Florida anti-discrimination laws, possible repeal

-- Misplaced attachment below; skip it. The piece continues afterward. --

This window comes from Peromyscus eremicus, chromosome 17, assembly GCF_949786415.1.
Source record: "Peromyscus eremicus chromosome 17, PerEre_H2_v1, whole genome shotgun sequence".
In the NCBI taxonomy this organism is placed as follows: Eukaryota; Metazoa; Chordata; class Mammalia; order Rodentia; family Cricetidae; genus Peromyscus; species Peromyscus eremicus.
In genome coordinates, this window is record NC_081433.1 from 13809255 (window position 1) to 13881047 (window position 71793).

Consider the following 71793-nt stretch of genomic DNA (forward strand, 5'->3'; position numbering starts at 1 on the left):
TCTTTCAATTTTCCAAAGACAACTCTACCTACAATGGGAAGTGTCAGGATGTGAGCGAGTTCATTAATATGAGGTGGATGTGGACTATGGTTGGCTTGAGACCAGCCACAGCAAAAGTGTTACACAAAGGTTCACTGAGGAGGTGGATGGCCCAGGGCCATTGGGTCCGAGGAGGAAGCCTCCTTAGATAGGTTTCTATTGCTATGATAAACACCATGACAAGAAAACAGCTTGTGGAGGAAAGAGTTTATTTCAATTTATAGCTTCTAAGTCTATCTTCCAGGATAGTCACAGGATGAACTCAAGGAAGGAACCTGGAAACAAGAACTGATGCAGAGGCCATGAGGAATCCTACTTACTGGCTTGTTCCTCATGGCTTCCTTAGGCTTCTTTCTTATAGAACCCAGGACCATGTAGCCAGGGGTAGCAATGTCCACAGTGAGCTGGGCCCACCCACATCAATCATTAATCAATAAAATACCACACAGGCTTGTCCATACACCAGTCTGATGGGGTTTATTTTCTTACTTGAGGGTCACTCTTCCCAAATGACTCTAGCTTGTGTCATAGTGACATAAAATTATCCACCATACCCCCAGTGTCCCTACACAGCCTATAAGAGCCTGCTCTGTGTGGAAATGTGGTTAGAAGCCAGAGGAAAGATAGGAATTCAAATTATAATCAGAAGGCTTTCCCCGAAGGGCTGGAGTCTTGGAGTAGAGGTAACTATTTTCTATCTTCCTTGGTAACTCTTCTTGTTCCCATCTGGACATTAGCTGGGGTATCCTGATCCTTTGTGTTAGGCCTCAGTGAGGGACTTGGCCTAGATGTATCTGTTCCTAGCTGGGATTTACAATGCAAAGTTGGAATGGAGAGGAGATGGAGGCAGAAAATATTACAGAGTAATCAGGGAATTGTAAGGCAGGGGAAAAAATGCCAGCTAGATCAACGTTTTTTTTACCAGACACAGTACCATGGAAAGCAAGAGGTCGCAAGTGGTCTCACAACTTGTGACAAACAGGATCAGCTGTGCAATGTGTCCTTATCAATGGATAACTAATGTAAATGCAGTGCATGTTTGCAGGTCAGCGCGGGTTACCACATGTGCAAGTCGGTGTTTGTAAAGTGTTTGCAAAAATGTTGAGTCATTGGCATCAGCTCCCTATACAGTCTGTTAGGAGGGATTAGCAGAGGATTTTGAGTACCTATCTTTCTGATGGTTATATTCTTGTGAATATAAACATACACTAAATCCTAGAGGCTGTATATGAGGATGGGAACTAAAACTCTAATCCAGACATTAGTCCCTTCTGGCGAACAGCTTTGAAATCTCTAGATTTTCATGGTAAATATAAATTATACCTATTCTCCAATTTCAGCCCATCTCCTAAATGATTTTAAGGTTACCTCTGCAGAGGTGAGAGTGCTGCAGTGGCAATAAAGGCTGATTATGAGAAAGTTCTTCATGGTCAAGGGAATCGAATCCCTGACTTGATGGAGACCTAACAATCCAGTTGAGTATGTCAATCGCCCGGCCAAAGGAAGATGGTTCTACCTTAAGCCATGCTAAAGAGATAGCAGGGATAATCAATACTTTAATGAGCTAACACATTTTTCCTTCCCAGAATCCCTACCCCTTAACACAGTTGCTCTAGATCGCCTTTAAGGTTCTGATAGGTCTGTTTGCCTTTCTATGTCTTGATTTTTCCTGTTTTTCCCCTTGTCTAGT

GAINESVILLE, Fla. – Voters went to the polls yesterday in an election that could strip the local government’s anti-discrimination protections for gay, lesbian, bisexual and transgender residents. The fight began after the city commission last year revised Gainesville’s anti-discrimination ordinance to protect transgender people – those who are born one sex but identify with the other. That allows the city’s approximately 100 transgender residents to use the public restroom of their choosing, along with protecting them from job and housing discrimination. The charter amendment on yesterday’s ballot would void the city’s ordinances barring discrimination based on sexual orientation and gender identity. Jim Gilbert, a spokesman for Citizens for Good Public Policy, said the message of those supporting repeal has remained consistent: ‘Keep men out of women’s restrooms!’ ‘That’s our motive, plain and simple,’ Gilbert said. On the other side, a group known as Equality is Gainesville’s Business is campaigning for a ‘no’ vote on Charter Amendment 1. It argues that the city ordinance does not need amending and that the transgender argument is really a screen for a larger attack on sexual minorities. Home to the University of Florida, Gainesville is generally considered a gay-friendly city surrounded by conservative north Florida. ‘This is about attacking the gay, lesbian, bisexual community and repealing protections that are in place,’ said Joe Saunders, a spokesman for Equality is Gainesville’s Business. If passed, the measure would also prohibit the city from enforcing anti-discrimination laws that protect other categories of people not specified by the Florida Civil Rights Act, which recognizes race, color, creed, religion, gender, national origin, age, handicap, martial and familial status. A steady line of students were casting ballots yesterday at the Reitz Student Union. Jeanette Paulino, 20, a political science major from Miami, voted to keep the city’s policy in place. ‘I don’t think we should discriminate against anyone,’ she said. Alex Harper, 21, a public relations major from West Palm Beach, said he also voted to retain the city’s protections and viewed it as a free speech issue. Harper said he viewed the restroom issue as ‘conservative propaganda.’ University of Florida President Bernie Machen and his wife, Chris, said they both opposed changing the law. ‘It’s not needed,’ said Machen, who added that one of the things his family likes about Gainesville is its diversity. Pricilla Santos, a 23-year-old university employee, voted to repeal the city’s policy. ‘I don’t want men in women’s restrooms,’ she said. Voting prior to election day suggests strong interest in the issue, with four times the typical number of city voters casting early ballots in recent weeks, said Pam Carpenter, the Alachua County supervisor of elections.